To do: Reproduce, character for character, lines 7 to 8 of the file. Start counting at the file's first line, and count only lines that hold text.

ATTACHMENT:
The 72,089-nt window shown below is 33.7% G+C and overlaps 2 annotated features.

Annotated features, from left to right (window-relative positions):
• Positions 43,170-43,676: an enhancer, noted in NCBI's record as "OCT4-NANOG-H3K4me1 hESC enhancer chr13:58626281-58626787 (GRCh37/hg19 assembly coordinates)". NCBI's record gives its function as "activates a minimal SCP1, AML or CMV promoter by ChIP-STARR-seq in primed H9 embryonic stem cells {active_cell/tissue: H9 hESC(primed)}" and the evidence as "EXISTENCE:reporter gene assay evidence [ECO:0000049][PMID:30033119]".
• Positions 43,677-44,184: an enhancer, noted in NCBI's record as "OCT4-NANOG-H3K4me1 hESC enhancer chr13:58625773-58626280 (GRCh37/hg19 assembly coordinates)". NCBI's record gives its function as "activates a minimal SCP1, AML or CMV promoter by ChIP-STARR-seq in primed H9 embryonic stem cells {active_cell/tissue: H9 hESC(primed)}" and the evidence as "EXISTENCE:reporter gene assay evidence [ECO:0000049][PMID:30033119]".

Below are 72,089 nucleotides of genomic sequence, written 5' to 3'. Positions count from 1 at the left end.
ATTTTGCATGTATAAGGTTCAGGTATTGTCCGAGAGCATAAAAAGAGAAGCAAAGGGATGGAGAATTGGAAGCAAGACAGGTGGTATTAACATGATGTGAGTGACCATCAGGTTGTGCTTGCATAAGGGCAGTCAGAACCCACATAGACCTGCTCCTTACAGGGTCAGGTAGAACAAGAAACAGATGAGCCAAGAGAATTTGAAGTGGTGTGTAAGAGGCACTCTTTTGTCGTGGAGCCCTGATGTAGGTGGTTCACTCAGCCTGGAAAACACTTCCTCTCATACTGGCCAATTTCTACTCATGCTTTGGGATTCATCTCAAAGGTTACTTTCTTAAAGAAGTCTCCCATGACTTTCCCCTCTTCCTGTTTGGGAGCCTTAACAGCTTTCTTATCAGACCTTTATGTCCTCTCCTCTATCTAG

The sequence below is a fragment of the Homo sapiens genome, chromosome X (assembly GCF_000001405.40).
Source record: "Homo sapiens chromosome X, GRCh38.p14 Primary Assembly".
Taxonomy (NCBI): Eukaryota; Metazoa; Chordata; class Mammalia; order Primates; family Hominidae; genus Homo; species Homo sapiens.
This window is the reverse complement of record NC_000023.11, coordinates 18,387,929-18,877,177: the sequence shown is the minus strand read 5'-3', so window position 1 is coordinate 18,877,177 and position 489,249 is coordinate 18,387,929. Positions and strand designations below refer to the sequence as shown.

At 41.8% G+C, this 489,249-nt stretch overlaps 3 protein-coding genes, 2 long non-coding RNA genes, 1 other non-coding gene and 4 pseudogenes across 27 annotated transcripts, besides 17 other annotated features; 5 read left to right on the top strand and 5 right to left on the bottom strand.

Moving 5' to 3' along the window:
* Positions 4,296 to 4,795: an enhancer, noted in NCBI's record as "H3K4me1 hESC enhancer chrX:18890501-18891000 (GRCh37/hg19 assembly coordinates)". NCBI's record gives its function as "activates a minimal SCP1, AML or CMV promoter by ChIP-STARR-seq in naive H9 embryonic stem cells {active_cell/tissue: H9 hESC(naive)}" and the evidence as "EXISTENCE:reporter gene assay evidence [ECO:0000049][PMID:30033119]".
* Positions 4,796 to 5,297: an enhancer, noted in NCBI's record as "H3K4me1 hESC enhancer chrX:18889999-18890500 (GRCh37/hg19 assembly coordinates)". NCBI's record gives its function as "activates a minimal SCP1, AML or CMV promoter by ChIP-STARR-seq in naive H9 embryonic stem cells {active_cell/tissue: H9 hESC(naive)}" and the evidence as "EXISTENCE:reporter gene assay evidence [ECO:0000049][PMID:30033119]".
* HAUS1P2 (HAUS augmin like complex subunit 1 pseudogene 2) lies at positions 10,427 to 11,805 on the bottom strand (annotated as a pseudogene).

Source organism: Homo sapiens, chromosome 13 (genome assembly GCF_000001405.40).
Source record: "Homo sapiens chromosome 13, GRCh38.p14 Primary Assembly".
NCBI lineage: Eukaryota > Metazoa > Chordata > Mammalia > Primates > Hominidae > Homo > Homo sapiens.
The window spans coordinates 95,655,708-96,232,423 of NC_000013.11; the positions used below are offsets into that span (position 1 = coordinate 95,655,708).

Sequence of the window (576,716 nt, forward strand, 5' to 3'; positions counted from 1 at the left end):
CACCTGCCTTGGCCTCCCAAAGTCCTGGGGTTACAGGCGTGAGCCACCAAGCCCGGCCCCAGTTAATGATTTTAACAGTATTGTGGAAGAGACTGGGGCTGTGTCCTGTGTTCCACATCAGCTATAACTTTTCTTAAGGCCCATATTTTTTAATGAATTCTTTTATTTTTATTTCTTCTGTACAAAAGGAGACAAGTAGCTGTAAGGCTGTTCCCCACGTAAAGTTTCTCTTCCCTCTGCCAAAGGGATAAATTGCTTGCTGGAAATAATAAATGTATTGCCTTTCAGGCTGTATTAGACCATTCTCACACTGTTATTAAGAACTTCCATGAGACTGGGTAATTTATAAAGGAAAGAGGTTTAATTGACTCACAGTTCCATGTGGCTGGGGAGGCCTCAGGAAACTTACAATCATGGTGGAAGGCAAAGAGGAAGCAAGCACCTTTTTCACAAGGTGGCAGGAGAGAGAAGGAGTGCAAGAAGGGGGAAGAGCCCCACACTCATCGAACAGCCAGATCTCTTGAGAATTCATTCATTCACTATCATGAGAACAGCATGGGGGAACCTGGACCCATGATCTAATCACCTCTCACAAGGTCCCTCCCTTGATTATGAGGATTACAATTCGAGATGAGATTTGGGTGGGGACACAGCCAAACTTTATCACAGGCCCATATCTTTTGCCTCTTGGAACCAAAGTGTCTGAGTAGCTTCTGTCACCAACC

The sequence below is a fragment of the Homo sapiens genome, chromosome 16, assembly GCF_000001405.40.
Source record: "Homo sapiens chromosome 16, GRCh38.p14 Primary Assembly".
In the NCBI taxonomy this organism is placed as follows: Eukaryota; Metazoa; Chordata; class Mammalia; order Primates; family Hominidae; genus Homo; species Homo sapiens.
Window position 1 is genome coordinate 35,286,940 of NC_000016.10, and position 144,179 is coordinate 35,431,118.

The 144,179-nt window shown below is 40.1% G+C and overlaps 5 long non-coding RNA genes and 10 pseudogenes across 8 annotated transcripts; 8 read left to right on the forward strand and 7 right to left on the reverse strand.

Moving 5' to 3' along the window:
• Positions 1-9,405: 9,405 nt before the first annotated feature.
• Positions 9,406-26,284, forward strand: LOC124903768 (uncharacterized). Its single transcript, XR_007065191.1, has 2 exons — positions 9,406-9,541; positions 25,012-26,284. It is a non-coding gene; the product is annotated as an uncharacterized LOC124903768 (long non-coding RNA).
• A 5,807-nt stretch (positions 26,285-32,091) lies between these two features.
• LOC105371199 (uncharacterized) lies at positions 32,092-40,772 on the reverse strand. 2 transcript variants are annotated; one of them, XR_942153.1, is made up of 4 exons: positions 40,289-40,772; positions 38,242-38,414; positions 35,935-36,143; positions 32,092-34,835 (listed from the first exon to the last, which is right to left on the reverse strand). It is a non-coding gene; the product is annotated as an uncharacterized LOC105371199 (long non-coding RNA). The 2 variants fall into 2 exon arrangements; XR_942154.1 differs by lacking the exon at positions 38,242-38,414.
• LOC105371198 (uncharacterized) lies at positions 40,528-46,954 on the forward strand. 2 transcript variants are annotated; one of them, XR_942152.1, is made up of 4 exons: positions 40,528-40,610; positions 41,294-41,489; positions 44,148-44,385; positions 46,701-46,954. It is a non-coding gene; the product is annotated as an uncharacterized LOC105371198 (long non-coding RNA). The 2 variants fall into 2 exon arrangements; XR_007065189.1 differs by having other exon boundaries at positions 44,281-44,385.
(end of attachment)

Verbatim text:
The sequence below is a fragment of the Homo sapiens genome, chromosome X (assembly GCF_000001405.40).
Source record: "Homo sapiens chromosome X, GRCh38.p14 Primary Assembly".